*On Facebook ‘like’ pictures if that’s all you can do, or give the same congratulatory messages you would have done at 40 weeks, and at any of those little childhood triumphs that follow.

*If you’re local, offer tangible immediate help like food or laundry, and ask what else they need as they are thrown unprepared into medical stuff and hospitals.

*Offer to visit (but do it on their terms and only if they want you to – and be ready to leave again if you arrive at what turns out to be a bad time). Just knowing that you were willing to make the trip will give comfort.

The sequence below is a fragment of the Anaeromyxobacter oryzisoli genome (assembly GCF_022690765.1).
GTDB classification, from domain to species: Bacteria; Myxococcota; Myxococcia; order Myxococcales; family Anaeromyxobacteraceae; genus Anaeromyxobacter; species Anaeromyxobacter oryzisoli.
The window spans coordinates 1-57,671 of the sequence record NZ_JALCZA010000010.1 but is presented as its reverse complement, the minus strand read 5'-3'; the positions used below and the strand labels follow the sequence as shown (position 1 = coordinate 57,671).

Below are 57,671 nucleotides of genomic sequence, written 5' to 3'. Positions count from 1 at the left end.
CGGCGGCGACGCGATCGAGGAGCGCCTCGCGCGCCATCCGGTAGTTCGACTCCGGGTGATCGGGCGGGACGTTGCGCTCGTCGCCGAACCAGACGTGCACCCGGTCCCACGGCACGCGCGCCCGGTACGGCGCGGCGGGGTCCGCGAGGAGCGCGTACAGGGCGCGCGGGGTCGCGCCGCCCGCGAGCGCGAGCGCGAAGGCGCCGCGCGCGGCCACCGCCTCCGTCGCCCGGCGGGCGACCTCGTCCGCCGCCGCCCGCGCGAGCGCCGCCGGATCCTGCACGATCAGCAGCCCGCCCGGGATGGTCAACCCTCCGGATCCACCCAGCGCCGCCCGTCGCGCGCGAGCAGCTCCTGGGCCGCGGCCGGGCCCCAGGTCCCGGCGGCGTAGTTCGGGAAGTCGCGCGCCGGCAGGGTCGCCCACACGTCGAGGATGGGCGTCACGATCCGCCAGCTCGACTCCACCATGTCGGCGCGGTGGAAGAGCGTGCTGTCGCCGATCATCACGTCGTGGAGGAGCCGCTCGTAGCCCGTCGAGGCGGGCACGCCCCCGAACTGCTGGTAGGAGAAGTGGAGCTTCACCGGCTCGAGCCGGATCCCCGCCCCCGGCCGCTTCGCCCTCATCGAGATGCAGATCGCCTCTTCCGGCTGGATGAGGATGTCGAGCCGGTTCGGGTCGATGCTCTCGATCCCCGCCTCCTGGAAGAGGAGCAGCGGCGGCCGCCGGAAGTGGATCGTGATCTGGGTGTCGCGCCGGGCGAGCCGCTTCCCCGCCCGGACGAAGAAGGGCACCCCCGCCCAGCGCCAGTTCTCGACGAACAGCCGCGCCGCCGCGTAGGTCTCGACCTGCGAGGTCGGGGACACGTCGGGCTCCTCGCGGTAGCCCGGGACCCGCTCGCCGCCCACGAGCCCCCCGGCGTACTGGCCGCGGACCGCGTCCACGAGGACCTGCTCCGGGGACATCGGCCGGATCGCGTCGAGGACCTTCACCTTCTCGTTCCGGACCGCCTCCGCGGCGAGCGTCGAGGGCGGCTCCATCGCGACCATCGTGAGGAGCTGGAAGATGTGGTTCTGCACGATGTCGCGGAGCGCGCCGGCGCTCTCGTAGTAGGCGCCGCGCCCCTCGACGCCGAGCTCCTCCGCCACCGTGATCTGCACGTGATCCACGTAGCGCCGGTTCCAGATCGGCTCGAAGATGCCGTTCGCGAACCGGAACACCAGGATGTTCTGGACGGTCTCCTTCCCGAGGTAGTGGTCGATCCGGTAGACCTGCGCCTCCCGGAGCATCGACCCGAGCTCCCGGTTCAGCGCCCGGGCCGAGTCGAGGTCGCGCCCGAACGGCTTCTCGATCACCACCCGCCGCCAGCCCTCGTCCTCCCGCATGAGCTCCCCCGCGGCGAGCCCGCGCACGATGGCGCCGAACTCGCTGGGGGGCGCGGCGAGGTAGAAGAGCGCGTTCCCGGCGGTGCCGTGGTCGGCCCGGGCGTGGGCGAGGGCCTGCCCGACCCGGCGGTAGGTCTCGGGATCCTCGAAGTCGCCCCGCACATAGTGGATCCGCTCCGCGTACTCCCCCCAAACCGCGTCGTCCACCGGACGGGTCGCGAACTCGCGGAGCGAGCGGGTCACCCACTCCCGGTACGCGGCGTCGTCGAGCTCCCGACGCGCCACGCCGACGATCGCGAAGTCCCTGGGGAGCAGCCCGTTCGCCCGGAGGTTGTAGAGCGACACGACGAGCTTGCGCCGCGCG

*Think about practicalities of having a child in hospital for an extended period of time (maybe far from home) – does mum need a lift to the hospital when dad’s had to go back to work and grandma’s looking after the other children? If an older child is in your child’s class, can you do school pick-ups and babysit?

Above all, remember that in rocky times parents need to know that the people who care about them are still there. You are unlikely to say the wrong thing, and if everybody shies away for fear of being insensitive then your friends may have an even tougher journey than they are already on.